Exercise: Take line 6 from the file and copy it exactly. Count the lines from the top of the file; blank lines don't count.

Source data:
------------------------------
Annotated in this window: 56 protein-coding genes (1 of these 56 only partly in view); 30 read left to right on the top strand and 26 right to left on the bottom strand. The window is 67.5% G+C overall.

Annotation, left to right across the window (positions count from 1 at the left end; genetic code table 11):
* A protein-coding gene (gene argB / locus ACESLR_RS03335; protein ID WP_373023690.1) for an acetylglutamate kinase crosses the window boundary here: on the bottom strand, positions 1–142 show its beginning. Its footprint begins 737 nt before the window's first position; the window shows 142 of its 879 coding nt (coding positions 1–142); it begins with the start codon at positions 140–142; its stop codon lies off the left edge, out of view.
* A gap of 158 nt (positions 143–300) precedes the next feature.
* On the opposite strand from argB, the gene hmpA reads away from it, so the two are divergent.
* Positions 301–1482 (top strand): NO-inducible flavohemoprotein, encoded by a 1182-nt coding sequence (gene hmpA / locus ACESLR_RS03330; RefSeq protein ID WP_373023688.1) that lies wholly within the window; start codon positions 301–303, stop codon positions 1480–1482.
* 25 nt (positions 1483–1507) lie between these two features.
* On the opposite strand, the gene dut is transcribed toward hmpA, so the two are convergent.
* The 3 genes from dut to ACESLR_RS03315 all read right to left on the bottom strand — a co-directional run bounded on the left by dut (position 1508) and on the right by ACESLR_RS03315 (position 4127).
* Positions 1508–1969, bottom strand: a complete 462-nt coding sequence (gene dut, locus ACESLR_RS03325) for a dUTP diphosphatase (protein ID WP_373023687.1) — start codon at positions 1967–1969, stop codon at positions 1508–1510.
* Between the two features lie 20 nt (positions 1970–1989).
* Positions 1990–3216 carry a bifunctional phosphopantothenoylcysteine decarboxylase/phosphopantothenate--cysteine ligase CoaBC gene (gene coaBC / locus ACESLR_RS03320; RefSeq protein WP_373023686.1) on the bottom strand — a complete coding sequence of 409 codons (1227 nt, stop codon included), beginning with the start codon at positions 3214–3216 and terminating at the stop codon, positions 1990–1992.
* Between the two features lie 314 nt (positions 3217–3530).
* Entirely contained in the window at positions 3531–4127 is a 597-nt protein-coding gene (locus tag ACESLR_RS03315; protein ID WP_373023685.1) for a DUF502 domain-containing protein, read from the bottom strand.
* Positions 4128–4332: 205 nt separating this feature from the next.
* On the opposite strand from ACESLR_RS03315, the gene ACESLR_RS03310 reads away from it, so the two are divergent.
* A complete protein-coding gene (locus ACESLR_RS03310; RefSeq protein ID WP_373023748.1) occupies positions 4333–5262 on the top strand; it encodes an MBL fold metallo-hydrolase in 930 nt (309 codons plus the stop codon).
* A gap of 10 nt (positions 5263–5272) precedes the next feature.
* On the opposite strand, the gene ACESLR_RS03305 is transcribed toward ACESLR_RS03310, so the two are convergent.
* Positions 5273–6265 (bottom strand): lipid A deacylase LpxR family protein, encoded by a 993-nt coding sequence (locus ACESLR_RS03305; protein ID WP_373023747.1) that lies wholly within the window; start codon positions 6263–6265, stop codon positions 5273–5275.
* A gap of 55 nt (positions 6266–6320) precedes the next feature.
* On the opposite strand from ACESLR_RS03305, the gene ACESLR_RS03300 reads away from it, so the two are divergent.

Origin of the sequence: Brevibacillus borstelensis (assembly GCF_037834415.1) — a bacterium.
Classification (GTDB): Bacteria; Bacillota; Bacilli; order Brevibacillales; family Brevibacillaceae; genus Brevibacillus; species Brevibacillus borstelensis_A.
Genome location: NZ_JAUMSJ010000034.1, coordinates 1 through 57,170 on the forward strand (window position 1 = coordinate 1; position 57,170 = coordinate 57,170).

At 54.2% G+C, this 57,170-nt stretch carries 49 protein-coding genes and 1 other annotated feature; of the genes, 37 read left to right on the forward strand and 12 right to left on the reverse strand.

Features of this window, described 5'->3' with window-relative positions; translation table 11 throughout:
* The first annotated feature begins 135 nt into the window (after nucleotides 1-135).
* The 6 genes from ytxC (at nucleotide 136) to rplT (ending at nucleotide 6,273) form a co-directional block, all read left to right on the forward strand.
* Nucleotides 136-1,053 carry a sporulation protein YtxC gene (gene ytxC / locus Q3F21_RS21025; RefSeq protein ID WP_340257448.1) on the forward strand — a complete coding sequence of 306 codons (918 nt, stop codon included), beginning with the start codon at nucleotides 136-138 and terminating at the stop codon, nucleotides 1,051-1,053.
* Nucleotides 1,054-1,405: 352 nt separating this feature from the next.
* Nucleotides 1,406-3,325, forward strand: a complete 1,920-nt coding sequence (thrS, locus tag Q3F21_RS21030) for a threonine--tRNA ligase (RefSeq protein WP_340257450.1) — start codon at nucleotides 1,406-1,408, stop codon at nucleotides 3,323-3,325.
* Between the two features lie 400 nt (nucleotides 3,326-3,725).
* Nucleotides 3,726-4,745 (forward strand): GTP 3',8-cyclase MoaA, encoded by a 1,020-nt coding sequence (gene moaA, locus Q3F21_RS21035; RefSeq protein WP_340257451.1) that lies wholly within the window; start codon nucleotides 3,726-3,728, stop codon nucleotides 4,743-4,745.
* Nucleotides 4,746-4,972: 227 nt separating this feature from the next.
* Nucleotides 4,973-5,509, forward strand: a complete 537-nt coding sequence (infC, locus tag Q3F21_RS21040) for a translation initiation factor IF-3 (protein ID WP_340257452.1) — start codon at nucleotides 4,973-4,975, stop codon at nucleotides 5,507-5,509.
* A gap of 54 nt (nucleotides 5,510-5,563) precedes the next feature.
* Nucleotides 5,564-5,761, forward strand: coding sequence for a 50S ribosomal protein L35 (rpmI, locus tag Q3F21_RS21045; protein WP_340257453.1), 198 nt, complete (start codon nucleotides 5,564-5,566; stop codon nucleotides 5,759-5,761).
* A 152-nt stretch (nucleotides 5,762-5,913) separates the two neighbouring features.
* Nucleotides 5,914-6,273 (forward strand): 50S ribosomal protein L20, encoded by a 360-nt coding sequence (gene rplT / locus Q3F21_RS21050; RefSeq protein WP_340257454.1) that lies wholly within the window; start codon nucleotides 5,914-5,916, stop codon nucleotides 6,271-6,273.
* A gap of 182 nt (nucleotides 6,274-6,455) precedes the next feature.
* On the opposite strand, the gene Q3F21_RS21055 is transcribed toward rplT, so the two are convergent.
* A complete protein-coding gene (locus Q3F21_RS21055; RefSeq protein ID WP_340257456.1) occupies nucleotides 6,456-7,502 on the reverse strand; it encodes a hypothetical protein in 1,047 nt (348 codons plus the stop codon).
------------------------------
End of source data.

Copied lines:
* Positions 301–1482 (top strand): NO-inducible flavohemoprotein, encoded by a 1182-nt coding sequence (gene hmpA / locus ACESLR_RS03330; RefSeq protein ID WP_373023688.1) that lies wholly within the window; start codon positions 301–303, stop codon positions 1480–1482.